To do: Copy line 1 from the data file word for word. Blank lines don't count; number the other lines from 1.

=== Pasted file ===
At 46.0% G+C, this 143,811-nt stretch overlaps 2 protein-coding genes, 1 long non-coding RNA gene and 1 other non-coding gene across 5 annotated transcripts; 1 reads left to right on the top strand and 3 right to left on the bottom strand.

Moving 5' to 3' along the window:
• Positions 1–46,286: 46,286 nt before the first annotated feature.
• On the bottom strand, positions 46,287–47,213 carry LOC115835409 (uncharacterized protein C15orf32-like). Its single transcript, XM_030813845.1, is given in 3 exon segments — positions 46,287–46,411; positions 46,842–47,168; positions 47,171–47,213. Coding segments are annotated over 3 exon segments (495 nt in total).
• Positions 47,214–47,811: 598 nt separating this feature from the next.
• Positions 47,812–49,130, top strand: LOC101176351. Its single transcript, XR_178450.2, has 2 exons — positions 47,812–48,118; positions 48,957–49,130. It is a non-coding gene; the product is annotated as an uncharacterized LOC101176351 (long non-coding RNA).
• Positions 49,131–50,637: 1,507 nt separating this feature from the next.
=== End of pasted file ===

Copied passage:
At 46.0% G+C, this 143,811-nt stretch overlaps 2 protein-coding genes, 1 long non-coding RNA gene and 1 other non-coding gene across 5 annotated transcripts; 1 reads left to right on the top strand and 3 right to left on the bottom strand.